HEADQUARTERS ARMY OF THE POTOMAC,
October 25, 1862. (Received 12 m.)
Maj. Gen. H. W. HALLECK,
The following is an extract from the report of Col. Robert Williams, First Massachusetts Cavalry, late of Regular United States Dragoons, now commanding a detachment of cavalry on duty with General Newton's division, at Cherry Run:
I have in camp 267 horses, belonging to officers and men; of these, 128 are positively and absolutely unable to leave the camp, from the following causes, viz, sore-tongue, grease, and consequent lameness, and sore backs. For example, the Fifth U.S. Cavalry has now in camp 70 horses; of these, 53 are worthless from the above causes. Out of 139 horses, the remainder, I do not believe 50 can trot 80 miles. The other portion of my command, now absent on picket duty, has horses which are about in the same condition, as no selection, unless absolutely necessary, has been made. The number of sore-back horses is exceedingly small. The diseases are principally grease and sore-tongue. The horses, which are still sound, are absolutely broken down from fatigue, and want of flesh. I will also remark that the men in my command are much in want of clothing.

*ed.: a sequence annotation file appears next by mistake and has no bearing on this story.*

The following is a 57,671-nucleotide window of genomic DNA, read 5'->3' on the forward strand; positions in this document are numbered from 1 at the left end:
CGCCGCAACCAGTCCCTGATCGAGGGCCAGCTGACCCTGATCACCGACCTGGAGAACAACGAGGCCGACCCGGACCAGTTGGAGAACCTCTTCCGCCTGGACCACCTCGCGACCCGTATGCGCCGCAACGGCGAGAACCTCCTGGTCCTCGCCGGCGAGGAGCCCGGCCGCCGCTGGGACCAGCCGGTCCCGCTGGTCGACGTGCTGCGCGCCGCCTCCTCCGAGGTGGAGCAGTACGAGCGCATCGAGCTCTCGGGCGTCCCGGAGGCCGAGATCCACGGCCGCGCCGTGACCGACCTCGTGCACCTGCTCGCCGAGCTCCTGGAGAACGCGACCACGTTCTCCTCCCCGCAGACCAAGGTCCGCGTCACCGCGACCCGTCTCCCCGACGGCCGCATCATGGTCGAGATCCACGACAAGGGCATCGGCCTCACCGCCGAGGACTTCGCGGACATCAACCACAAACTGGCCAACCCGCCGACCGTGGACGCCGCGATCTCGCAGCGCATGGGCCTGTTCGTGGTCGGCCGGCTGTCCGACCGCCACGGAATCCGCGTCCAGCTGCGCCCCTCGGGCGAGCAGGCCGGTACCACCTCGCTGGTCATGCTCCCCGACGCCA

GEO. B. McCLELLAN,
SOURCES: The War of the Rebellion: A Compilation of the Official Records of the Union and Confederate Armies, Series I, Volume 19, Part 2 (Serial No. 28), p. 484-5